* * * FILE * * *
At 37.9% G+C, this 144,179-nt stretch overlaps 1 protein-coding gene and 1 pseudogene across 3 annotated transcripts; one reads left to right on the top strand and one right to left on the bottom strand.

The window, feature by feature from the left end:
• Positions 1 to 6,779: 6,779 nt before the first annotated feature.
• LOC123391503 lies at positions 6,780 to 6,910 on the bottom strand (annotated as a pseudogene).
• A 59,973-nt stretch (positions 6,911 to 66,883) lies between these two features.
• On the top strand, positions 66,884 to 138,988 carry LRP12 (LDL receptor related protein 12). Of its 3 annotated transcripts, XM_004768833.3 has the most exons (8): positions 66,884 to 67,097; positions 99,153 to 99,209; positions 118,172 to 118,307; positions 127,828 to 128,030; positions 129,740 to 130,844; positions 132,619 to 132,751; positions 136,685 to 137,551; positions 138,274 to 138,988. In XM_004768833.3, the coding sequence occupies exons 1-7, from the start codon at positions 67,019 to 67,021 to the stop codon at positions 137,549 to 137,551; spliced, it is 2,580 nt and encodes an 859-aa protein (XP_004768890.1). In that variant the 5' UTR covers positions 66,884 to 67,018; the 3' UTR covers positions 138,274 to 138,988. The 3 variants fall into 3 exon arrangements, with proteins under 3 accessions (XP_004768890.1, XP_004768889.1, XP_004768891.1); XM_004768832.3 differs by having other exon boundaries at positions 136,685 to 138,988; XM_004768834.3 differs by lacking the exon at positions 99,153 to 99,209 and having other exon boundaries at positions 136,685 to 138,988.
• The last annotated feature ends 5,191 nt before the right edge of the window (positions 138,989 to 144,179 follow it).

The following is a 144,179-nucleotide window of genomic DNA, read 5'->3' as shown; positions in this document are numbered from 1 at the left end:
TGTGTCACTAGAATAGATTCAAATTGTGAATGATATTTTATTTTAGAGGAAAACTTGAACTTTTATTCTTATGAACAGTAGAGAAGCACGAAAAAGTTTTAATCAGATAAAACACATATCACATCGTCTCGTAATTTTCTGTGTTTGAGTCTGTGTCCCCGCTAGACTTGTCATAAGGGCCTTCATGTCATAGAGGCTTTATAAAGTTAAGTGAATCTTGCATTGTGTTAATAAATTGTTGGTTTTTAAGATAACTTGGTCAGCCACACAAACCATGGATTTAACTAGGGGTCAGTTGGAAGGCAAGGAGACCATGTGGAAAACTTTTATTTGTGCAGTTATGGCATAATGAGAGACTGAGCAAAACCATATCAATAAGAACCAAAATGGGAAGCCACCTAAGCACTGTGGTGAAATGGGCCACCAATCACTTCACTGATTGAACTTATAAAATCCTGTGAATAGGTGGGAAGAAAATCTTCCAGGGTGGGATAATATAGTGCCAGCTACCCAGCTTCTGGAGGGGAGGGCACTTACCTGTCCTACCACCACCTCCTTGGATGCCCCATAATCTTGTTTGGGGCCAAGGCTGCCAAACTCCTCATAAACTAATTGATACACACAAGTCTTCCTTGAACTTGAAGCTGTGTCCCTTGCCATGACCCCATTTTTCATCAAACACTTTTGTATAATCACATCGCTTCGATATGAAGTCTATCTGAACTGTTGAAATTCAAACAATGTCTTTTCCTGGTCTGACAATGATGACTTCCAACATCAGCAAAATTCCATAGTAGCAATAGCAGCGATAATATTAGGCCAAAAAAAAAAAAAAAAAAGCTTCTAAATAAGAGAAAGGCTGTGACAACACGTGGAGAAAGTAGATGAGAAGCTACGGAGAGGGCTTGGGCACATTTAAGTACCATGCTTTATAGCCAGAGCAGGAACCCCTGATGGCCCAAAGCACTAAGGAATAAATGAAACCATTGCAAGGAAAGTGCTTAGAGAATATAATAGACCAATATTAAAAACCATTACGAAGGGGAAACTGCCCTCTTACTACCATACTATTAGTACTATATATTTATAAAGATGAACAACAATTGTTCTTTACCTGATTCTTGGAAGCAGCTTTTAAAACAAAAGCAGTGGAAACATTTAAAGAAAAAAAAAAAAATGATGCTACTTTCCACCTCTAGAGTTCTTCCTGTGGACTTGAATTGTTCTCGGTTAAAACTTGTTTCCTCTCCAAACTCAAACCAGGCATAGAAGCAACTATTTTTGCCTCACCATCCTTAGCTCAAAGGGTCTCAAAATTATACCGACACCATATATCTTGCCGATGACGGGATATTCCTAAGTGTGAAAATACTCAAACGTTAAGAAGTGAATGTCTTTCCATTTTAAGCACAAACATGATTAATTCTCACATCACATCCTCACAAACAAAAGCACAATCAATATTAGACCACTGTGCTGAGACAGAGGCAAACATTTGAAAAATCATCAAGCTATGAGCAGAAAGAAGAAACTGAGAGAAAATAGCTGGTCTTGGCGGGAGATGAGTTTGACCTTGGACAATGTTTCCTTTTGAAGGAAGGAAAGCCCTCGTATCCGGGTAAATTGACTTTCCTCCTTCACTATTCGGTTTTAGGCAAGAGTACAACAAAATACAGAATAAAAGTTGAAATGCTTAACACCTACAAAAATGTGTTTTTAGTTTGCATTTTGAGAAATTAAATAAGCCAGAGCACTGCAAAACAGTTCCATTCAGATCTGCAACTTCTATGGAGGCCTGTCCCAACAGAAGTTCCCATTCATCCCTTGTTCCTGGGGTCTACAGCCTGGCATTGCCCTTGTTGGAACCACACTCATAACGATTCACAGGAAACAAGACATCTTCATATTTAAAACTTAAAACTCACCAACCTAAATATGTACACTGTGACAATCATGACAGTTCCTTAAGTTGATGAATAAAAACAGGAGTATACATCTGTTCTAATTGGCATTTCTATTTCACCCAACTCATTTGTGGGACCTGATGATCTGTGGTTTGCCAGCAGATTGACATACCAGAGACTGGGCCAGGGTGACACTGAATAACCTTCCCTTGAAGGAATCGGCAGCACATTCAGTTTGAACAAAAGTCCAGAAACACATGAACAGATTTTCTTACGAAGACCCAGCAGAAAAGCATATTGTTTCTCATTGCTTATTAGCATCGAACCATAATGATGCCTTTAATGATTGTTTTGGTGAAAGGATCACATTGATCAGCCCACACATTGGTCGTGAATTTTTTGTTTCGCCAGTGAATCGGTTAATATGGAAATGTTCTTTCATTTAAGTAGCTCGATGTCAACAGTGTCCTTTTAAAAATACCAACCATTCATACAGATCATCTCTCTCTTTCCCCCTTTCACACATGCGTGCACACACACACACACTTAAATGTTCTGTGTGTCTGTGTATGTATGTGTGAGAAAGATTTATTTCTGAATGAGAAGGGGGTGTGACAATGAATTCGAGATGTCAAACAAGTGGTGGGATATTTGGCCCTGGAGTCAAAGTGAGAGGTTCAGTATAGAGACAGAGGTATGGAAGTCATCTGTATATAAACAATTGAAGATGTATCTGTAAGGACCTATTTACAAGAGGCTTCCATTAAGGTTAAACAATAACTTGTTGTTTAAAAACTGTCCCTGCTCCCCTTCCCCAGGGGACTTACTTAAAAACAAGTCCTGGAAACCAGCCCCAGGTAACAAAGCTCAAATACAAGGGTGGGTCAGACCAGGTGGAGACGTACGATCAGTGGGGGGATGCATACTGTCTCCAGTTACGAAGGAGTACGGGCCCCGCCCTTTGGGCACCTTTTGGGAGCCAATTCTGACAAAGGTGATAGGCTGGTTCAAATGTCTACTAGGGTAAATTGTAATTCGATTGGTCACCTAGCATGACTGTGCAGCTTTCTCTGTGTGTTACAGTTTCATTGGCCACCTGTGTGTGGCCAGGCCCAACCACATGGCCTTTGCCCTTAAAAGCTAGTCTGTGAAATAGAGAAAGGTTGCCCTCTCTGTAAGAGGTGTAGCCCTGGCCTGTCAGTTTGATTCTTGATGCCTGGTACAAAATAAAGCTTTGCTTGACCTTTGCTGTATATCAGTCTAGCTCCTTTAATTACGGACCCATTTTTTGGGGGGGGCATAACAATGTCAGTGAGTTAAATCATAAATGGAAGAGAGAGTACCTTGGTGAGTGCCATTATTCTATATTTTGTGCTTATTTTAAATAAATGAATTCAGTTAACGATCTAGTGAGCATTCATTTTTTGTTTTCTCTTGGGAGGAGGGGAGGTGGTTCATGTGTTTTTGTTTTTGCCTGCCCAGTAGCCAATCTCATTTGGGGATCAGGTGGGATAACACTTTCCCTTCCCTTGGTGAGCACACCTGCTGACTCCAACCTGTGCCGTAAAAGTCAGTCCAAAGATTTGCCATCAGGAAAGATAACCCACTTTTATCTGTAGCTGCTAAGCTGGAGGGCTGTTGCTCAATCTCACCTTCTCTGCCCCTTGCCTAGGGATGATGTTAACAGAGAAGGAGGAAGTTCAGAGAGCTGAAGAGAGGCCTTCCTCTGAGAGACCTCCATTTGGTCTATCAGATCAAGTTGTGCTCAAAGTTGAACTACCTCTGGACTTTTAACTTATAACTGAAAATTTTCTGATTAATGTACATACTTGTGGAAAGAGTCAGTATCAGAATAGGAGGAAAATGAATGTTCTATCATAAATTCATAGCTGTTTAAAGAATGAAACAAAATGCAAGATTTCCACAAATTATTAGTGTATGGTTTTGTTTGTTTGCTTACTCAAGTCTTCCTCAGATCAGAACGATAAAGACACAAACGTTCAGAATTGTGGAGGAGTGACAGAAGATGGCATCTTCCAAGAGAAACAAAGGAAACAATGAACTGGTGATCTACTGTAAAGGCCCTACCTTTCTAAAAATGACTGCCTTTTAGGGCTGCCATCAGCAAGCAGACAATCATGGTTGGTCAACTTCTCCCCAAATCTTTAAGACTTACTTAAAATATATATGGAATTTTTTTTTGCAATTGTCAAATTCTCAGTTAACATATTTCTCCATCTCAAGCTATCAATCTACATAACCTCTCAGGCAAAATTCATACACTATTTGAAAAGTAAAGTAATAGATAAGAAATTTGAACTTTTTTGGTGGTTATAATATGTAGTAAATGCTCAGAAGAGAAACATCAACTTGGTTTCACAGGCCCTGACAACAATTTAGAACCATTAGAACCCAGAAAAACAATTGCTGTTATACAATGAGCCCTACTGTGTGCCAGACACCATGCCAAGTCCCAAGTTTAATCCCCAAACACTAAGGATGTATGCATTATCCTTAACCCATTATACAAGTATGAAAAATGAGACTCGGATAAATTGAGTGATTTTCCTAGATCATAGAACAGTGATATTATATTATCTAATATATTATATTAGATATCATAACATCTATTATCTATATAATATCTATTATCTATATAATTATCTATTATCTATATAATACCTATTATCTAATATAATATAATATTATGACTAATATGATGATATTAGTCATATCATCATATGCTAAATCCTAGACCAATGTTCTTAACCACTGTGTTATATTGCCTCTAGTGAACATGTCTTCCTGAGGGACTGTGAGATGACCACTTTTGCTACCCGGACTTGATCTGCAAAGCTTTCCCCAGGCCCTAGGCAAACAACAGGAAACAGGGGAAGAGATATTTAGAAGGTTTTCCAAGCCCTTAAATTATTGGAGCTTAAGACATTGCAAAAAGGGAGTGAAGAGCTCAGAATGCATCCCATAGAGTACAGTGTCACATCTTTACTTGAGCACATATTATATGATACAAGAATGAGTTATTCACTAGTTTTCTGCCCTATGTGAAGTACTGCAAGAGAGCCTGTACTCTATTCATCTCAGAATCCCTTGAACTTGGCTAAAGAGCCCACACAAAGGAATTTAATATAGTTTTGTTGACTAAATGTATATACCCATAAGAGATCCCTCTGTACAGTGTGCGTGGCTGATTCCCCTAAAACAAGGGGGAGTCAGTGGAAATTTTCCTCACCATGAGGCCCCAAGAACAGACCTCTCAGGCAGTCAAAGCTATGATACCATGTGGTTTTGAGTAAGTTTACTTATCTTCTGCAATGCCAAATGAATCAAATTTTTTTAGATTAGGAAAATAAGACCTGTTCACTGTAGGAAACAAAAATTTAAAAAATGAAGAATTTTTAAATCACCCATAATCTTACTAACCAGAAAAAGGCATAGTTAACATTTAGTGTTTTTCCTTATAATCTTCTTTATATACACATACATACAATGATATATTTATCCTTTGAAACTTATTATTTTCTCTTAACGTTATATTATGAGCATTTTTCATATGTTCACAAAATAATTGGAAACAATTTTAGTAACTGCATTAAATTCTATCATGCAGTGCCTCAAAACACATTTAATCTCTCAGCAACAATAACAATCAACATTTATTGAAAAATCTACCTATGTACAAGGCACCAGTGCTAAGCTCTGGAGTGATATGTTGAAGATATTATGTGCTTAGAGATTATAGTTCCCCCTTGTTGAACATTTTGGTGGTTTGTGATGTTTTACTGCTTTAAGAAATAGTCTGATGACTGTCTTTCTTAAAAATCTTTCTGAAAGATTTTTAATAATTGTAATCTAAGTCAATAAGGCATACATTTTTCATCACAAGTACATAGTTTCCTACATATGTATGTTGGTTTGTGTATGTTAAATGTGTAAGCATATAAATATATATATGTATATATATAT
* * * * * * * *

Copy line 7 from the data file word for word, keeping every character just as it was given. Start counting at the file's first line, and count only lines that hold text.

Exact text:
• The last annotated feature ends 5,191 nt before the right edge of the window (positions 138,989 to 144,179 follow it).